Well, that is true, Anonymous. I don't have that kind of relationship with the Rep's office, but you're right - how do you know that for sure? All I can tell you is that I really did dig that info up piece by piece, using newspaper archives and the government's own database to search out big donors and big contracts. But you're going to have to take my word on it.

Anonymous said...

I was actually in this group home and have many stories of jordie and his staff.some good some bad-but either way not the best enviroment to be brought up in,escpecially as a teenager.

Anonymous said...

hey there all, well i all can say i was a youth there in one of his group homes, for 4 years almost, and honestly, after being in care for more then 10 years, his was the best, he worked very closely with us back then and i was with him almost everyday, hes a very kind soul and you people shouldn't judge unless you know him personally, he treated me like a son and sure there was some wild ass kids compared to me, i mostly behaved and tried to respect him, i knew a good thing when i saw it, most other places treated me like a meal ticket, after all is said and done, i have learned many life lessons from him, ive built a house from the ground up with him and other youth, he paid us also, takes us out for dinner and lunch all the time, movies, field trips, hes an amazing person, hes had the most positive influence on my life in the greatest way, i've since grown to do many amazing things in my own career after i left the his home at 18, its a shame so many people judge, and honestly, alot of those kids never appreciated a good home anyways, i've seen it all. Jordan Hoover is a good man and one of my personal heroes. thanks all. cheers.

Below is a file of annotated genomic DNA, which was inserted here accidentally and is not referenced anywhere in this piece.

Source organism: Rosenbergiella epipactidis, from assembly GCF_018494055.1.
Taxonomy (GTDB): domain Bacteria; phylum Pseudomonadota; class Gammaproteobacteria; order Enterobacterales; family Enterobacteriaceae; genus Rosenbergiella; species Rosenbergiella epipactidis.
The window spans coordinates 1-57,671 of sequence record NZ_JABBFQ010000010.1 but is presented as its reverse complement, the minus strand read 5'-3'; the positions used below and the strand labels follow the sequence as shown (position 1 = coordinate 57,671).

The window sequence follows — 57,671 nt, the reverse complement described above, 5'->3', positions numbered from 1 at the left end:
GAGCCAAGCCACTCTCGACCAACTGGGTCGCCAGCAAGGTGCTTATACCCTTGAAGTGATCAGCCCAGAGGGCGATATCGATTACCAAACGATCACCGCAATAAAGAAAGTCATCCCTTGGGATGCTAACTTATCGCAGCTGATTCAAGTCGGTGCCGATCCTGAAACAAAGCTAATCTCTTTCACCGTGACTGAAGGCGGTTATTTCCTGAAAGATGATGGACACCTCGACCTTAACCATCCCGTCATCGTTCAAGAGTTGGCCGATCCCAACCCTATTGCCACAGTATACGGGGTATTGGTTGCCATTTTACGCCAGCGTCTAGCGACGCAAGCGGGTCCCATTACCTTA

Anonymous said...

Wow, you can tell who Jordy and Maria have "paid off" with some of these comments! These people are the lowest forms of human I have ever encountered. They are thieves, bullies, and are just simply without conscience. They are on a freight train to destruction in this city with very few friends left. Jordy has DUI's,and involvement with gangs, Maria's son (Drew) is a thief who over-served an older gentleman who later died driving home, and routinely steals and other staff have to make up the shortages. Wow! This is just scraping the surface, people! They only have ANYONE around them simply because they "own" them. Even the people they think are their friends hate them and are just there for the money. The people of PG need to start a revolution and get these horrific people out of town. PG is filled with awesome people and we have had enough of these BULLIES!!! Come on people let's drive these creeps outta town!

Anonymous said...

You shouldn't write about things you know nothing about. The government will only give you the info you want to see. You have no right to judge Jordy. Look into his original businesses, ask him why he ended up owing liquor stores and bars. Or better yet, take down this inaccurate blog article.